At the beginning of Tuesday night’s game at home against the Vancouver Giants the Kootenay were just three points back of the B.C. Division leading
Kamloops Blazers with three games to play in the regular season. At the end of the night Kootenay was just a point back of the Blazers with only two games left for each. Just over a week ago the Blazers were nine points up on the ICE, had a game in hand and had the division pennant all but hanging in the rafters of SportMart Place.
What a difference a week makes.
While the Blazers were in the process of losing their fourth straight to a Calgary Hitmen club that has now clinched a playoff spot in the WHL’s Central Division, the Kootenay ICE were having difficulty dispensing a pesky Vancouver Giant club that didn’t want to go away quietly. For the Giants the game was played purely for points in the pride column. Forced out of the playoff picture by a loss against the Seattle Thunderbirds last Friday, players on the coastal expansion squad were playing for jobs on the club next fall. That fact didn’t deter the club from being a thorn in the side of the ICE all night long. Being down by score of 2-0 and 4-1 and Kootenay poised to put them away for good, the Giants made things interesting and were down by only a 4-3 count with less than two minutes to play in the third frame before Kootenay put it out of reach with a 6-3 verdict on goals that included a fade-away lob-shot by Cole Fischer that fooled Giant netminder Jordan McLaughlin and an empty-net marker by Nigel Dawes.
Kootenay defensmen Girard Dicaire, who chipped in with two assists, garnered second star honors and was a force on the ICE blueline all night long, knew that the win was an ugly one and admitted that the club had a hard time getting up for the Giants. “Yeah, it’s hard, but also it shouldn’t be,” said Dicaire of the win which could best be described as painful. “It should be a big game for us. We’re coming down the stretch and going into the playoffs and the key for us right now is to be playing sixty and developing good habits for the playoffs.
“We came out a little slow tonight, we had only one shot in the first ten minutes but it came around. We might have played at their level tonight and taken a bit of a step back but I think will be alright.”
ICE head coach Ryan McGill didn’t seem out of sorts due to the lackluster effort put forth by his charges but rather thought the Giants played a good road game. A gameplan that had Kootenay at times bottled up in the neutral zone and caught the ICE trying to be too cute in and around the Vancouver net, especially on numerous scoring chances down low. That said, a win is a win that is something the club has been doing a lot of lately. “The best thing about it is that lately we’ve been finding ways to win,” said McGill. “We got to do that in the playoffs obviously day in and day out. We want to play a long time, we want to play until the end of May.”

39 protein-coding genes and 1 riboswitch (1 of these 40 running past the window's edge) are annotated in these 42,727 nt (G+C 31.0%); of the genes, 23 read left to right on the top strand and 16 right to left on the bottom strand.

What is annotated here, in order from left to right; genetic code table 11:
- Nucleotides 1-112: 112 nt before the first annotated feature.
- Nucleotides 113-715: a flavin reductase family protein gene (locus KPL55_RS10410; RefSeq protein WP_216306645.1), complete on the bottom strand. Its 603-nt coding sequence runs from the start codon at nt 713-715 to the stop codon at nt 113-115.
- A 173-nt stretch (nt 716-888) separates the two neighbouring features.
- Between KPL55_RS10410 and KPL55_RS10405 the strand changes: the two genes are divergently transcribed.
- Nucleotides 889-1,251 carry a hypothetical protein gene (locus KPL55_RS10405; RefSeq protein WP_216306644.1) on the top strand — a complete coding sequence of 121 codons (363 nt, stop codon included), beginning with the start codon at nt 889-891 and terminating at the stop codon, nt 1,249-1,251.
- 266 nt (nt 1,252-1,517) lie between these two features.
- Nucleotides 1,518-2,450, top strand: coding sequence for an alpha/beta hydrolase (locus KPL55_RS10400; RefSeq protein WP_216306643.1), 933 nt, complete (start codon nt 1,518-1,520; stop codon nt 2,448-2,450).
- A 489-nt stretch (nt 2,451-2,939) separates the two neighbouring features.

Tuesday’s effort against the Giants however the fiery coach had his misgivings but gave credit to a Vancouver club that was clearly playing for next year. “When you don’t have anything to play for besides your jobs next year, you’re a little bit cautious,” added McGill. “They played well and the first five or six minutes they bottled us up well.
“The best thing about tonight is that it sets us up for the two big tests on the weekend against Red Deer that will get us right into playoff mode. That’ll be huge for us.”
Quick Hits – A couple of firsts occurred on Tuesday night as the Giants’ Mark Ashton, a 16-yr-old d-man out of Sherwood Park, Alberta scored his first-ever WHL goal to open Vancouver’s scoring. Ashton is also a former teammate of Kootenay forward Dale Mahovsky. The two played together for the Ft. Saskatchewan Ranger ‘AAA’ Bantams last season. Not to be outdone, ICE d-man Curtis Fransoo potted his first-ever WHL goal with a shot from the point that got by Giant goaltender Jordan McLaughlin. Fransoo’s marker was the eventual game-winner… Igor Agarunov left the game in the first frame with a concussion. He’s listed as day-to-day. Jarrett Stoll was also hobbled in the third period but finished the game. Stoll’s minor injury caused Coach McGill to quip, “That’s the last time I can tell you about injuries,” keeping alive the time-honored tradition of teams keeping the health of their players during the playoffs Top Secret…
Helping Kootenay’s cause in chasing the Blazers for the B.C. Division Pennant were the former Central Division foes, the Calgary Hitmen. The Hitmen clinched a playoff berth with a 6-4 win over the Blazers Tuesday night. The loss was the Blazer’s fourth in a row. At the other end of the spectrum, besides a 2-0 blemish against Lethbridge two weeks ago, Kootenay has quietly rattled off wins in nine of their last ten games… Next up for Kootenay is the Red Deer Rebels on Saturday night in the last regular season game for both clubs. Note the special early start for the game is 6 PM at the ‘Plex. The 2002 WHL Playoffs will start at home for Kootenay against Prince George or Kelowna next Friday, March 22.